Kin Groups and Descent. Each domain is comprised of a number of named origin groups or clans (leo ), which constitute its political units. Clans are divided into named lineages (teik ) and these, in turn, into smaller "birth groups" (bobongik ), and finally individual households (urna ). Neither clans nor lineages are localized, though "birth groups" tend to cluster in the same general village area. In conventional terms, "descent" may be described as ideally "patrilineal." In fact, the continuity of origin groups is based on genitor lines that trace relations through a system of inherited, altering names. Since these "hard names," no matter from whom they are inherited, are associated with the masculine aspect of the person, origin groups are conceived of as symbolically "male." If bride-wealth has been paid, the child of the marriage belongs to his father's group and takes a part of his "hard name" from that of his father. This is the statistically overwhelming form of lineage ascription and name inheritance on Roti. The child of a woman for whom no bride-wealth has been paid belongs necessarily to his or her mother's group and acquires a part of the mother's "hard name." Although not exclusively lineal, there is no personally "optative" element in Rotinese lineage ascription.
Kinship Terminology. The Rotinese kin terminology has several levels of articulation. Father and father's brother are distinguished from mother's brother; mother and mother's sister are distinguished from father's sister. Same-sex siblings and parallel cousins are classified according to relative age; opposite-sex cross cousins are distinguished from parallel cousins. There is a special progenitor relationship, marked in the terminology, between mother's brother and sister's child.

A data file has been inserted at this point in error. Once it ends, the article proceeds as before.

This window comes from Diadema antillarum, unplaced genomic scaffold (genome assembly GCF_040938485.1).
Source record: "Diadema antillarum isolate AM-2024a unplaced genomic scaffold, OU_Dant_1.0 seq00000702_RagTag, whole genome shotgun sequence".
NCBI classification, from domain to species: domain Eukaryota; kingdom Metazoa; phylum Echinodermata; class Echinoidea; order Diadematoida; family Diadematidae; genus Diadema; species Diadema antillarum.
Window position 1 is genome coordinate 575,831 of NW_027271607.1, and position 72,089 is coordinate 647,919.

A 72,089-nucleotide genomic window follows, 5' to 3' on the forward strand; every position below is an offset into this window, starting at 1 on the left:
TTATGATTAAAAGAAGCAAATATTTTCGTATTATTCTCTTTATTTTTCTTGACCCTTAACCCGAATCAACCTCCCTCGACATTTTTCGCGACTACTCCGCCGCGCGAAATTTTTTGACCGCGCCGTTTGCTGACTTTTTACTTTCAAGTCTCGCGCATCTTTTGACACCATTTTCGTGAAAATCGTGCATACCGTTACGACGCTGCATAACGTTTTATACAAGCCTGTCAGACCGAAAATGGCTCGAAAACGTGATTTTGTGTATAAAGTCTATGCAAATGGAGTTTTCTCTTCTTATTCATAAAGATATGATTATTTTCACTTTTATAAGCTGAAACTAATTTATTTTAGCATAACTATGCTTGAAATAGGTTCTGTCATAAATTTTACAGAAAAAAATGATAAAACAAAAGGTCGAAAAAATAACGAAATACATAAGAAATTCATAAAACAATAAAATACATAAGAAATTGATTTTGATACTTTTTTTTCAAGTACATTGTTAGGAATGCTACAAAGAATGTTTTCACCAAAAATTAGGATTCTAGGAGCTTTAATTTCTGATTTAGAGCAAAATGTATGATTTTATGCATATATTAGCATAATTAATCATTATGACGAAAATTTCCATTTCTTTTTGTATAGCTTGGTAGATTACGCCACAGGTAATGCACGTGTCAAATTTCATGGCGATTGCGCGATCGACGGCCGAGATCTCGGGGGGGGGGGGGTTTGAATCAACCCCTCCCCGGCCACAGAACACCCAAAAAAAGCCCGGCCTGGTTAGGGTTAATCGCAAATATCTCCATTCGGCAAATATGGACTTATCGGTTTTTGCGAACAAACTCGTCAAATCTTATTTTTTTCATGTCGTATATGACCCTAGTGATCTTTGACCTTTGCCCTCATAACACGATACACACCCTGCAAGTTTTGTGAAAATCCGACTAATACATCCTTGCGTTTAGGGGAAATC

Marriage. The Rotinese recognize three levels of marriage, depending on (1) the amount of bride-wealth given for the woman, (2) the reciprocal prestations on the part of the woman's family, (3) the amount of ceremony and feasting accompanying the marriage, and formerly (4) the length of bride-service performed by the groom. Bride-wealth may be paid in gold, in old silver rupiah, in water buffalo, or in sheep and goats; there exists a fixed conversion rate among these different forms of wealth. Polygyny is permitted and is the ideal of the rich and the noble. Rotinese clans are not exogamous, although lineages are. Marriage is prohibited between siblings and close parallel cousins; more distant parallel cousins are, however, potential marriage partners. Marriage is preferred but in no way prescribed between cross cousins, the stated preference being for marriage with the mother's brother's daughter. In Thie and Loleh, there exists a moiety system that partially regulates marriage. Divorce is relatively easy, but permission must be obtained from the lord's court. Levirate, sororate, and adoption are extremely rare.